Hundreds of millions of people suffer from parasitic infections, like hookworm. And how do doctors diagnose these infections? Stool samples.
An accurate diagnosis is key for doctors to better understand and treat parasitic worms. The current diagnosing method relies on counting worm eggs in stool samples, but doctors often miss infections if they are mild or unevenly distributed throughout a sample.
Scientists in Côte d’Ivoire set out to see how they could improve the diagnosing process. The researchers necessarily have a sense of humor about their study, which they titled “An In-Depth Analysis of a Piece of Shit,” published in PLoS Neglected Tropial Diseases last week.
The researchers found that homogenizing the stool samples made for more accurate egg counts with particular infections, and that storing stool samples on ice or covered with a wet tissue prevented the decay of certain worm eggs. Their findings may help doctors better identify, treat and control the spread of these serious infections. Their turd-dissection diagrams are pretty entertaining as well.
Image courtesy of Stefanie J. Krauth et al.
Archaeoentomology is a strange little corner of archaeology. Its practitioners search for signs of ancient bug life—fossilized eggs, old fly pupae, the like—in dig sites to tell, for instance, whether a body lay exposed before burial. One area they’d really like to know more about is what moves into coffins with bodies once they’ve, ah, started to go to earth. The worms crawl in, the worms crawl out, the worms play pinochle on your snout, to be sure, but which worms?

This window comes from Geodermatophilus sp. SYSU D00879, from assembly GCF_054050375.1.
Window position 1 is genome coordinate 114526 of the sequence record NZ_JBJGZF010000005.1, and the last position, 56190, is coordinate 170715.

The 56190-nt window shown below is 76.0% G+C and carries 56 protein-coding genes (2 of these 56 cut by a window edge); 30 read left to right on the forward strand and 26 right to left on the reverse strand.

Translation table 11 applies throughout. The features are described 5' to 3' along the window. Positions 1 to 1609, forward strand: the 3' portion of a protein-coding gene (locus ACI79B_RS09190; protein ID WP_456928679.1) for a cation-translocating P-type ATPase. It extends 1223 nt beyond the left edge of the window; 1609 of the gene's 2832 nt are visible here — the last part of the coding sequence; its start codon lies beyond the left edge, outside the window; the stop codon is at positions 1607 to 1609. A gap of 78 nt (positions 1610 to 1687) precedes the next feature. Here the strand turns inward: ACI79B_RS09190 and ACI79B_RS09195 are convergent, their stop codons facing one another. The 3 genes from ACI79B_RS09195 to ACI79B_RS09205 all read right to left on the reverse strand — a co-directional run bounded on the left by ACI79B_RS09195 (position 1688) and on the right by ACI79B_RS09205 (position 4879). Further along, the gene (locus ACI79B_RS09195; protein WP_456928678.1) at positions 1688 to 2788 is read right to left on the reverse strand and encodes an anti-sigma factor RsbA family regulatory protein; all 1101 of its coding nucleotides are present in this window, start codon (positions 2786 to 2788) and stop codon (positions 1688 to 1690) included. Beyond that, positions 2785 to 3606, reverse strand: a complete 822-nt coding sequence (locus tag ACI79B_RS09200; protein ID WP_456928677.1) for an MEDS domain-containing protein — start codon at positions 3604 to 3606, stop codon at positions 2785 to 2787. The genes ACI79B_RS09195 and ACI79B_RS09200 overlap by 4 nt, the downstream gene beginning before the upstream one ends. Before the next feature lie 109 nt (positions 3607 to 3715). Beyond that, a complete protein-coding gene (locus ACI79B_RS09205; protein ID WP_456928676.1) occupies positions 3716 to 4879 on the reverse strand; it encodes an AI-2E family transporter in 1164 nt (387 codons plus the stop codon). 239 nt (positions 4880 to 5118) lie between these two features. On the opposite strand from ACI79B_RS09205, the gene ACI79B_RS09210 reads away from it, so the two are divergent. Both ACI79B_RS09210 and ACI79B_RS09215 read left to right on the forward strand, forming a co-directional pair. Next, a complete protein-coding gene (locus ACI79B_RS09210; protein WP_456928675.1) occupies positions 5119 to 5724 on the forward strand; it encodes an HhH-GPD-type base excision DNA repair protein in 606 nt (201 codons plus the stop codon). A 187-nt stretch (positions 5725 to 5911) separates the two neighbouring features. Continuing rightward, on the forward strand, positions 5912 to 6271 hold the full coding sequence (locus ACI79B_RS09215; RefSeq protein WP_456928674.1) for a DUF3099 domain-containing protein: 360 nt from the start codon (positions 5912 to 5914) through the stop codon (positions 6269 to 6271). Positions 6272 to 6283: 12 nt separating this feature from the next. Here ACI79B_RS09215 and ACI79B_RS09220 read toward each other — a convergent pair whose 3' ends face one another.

Doctors tested the recovered pen by writing “HELLO”
Stop me if you’ve heard this one before. Long, long ago—well, in the 1980s—a middle-aged British woman noticed a spot on her tonsil. To get a better look, she grabbed a mirror, opened wide, and started poking around with a plastic felt-tipped pen—which is where she ran into trouble. The woman claimed that she slipped and fell, swallowing the pen in the process. But between the implausibility of consuming a pen and the fact that X-ray scans failed to reveal the writing implement, everyone assumed she had made up the story…
What big plaque deposits you have!
A dentist will tell you to floss everyday, but an archeologist might, well, have different priorities. Turns out the nitrogen and carbon isotopes in dental plaque can give archeologists a look at 1,000-year-old diets.
The buildup of plaque on this set of teeth is, um, impressive. (Cut the skull some slack though, this was before we had dentists to chide us about daily flossing.) Without the benefit of modern dental hygiene, the plaque built up over a lifetime, layer upon layer like a stalagmite. In a paper recently published in the Journal of Archeological Science researchers exhumed 58 medieval Spanish skeletons and scraped off their dental plaque to test carbon and nitrogen isotopes. When they compared the isotope profiles of the Spaniards to that of plaque from an Alaskan Inuit, the scientists found the ratio of nitrogen-15 to be quite different. That makes sense, as the Intuit ate a predominantly marine diet, and there is more nitrogen-15 in the protein molecules of organisms living in sea than on land.
The things we do for science.
Researchers who study mosquitoes and other blood-sucking insects sometimes use themselves as skeeter chow. In some cases, it’s because certain species of mosquitoes seem to prefer human blood to animal blood. In others, though, it’s a cheap, convenient alternative to keeping animals around for the insects to feed on or buying blood. And as it turns out, once you’ve been bitten a certain number of times you develop a tolerance to mosquito saliva.
Entomologist Steve Schutz, seen above paging through a magazine while the bloodsuckers go to work on his arm, feeds his mosquito colony once a week. He has welts for about an hour, but after that the bites fade, occasionally leaving a few red spots. That’s good, because at 300 bites a week, he averages about 15,000 a year. That’s dedication.
Please don’t make me eat thallium.
If you’re an average normal person and your dog eats thallium-tainted agar plates from the trash, you’d probably take Rover to the vet. If you’re a vet and your dog eats thallium-tainted agar plates, you start taking notes—and blood and hair samples too.